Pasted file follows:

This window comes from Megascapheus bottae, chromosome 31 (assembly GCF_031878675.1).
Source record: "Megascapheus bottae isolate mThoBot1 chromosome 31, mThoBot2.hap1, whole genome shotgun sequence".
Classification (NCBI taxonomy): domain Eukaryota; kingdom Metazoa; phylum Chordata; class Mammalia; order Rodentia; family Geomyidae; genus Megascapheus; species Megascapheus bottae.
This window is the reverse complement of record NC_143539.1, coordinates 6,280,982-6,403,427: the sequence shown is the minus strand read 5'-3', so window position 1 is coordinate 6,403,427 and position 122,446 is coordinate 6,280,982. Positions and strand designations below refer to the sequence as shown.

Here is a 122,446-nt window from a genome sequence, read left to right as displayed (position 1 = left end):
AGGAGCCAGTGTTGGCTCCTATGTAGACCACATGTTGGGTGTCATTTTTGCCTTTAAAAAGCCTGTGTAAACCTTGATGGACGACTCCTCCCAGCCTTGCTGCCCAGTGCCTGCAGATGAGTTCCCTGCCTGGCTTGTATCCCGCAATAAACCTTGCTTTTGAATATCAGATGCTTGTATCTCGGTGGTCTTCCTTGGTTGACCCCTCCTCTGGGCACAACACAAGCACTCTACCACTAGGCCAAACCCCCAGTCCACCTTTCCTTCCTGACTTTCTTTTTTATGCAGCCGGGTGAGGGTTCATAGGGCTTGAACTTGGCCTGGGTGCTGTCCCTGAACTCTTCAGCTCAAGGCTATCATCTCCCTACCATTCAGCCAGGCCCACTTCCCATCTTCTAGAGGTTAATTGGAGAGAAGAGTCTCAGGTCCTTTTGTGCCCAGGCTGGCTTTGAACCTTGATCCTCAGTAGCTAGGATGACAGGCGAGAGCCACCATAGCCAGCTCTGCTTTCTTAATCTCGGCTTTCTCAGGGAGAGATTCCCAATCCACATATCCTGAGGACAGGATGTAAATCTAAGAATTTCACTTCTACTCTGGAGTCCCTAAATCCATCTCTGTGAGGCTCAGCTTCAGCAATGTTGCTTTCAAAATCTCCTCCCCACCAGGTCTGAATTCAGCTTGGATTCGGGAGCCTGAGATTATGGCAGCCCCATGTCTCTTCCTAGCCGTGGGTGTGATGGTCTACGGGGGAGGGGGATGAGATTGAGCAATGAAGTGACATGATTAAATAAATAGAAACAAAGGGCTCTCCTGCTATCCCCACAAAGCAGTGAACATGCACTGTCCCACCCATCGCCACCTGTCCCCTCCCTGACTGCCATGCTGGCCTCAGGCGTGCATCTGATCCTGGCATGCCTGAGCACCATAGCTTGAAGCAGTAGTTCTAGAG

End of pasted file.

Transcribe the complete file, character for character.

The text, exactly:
This window comes from Megascapheus bottae, chromosome 31 (assembly GCF_031878675.1).
Source record: "Megascapheus bottae isolate mThoBot1 chromosome 31, mThoBot2.hap1, whole genome shotgun sequence".
Classification (NCBI taxonomy): domain Eukaryota; kingdom Metazoa; phylum Chordata; class Mammalia; order Rodentia; family Geomyidae; genus Megascapheus; species Megascapheus bottae.
This window is the reverse complement of record NC_143539.1, coordinates 6,280,982-6,403,427: the sequence shown is the minus strand read 5'-3', so window position 1 is coordinate 6,403,427 and position 122,446 is coordinate 6,280,982. Positions and strand designations below refer to the sequence as shown.

Here is a 122,446-nt window from a genome sequence, read left to right as displayed (position 1 = left end):
AGGAGCCAGTGTTGGCTCCTATGTAGACCACATGTTGGGTGTCATTTTTGCCTTTAAAAAGCCTGTGTAAACCTTGATGGACGACTCCTCCCAGCCTTGCTGCCCAGTGCCTGCAGATGAGTTCCCTGCCTGGCTTGTATCCCGCAATAAACCTTGCTTTTGAATATCAGATGCTTGTATCTCGGTGGTCTTCCTTGGTTGACCCCTCCTCTGGGCACAACACAAGCACTCTACCACTAGGCCAAACCCCCAGTCCACCTTTCCTTCCTGACTTTCTTTTTTATGCAGCCGGGTGAGGGTTCATAGGGCTTGAACTTGGCCTGGGTGCTGTCCCTGAACTCTTCAGCTCAAGGCTATCATCTCCCTACCATTCAGCCAGGCCCACTTCCCATCTTCTAGAGGTTAATTGGAGAGAAGAGTCTCAGGTCCTTTTGTGCCCAGGCTGGCTTTGAACCTTGATCCTCAGTAGCTAGGATGACAGGCGAGAGCCACCATAGCCAGCTCTGCTTTCTTAATCTCGGCTTTCTCAGGGAGAGATTCCCAATCCACATATCCTGAGGACAGGATGTAAATCTAAGAATTTCACTTCTACTCTGGAGTCCCTAAATCCATCTCTGTGAGGCTCAGCTTCAGCAATGTTGCTTTCAAAATCTCCTCCCCACCAGGTCTGAATTCAGCTTGGATTCGGGAGCCTGAGATTATGGCAGCCCCATGTCTCTTCCTAGCCGTGGGTGTGATGGTCTACGGGGGAGGGGGATGAGATTGAGCAATGAAGTGACATGATTAAATAAATAGAAACAAAGGGCTCTCCTGCTATCCCCACAAAGCAGTGAACATGCACTGTCCCACCCATCGCCACCTGTCCCCTCCCTGACTGCCATGCTGGCCTCAGGCGTGCATCTGATCCTGGCATGCCTGAGCACCATAGCTTGAAGCAGTAGTTCTAGAG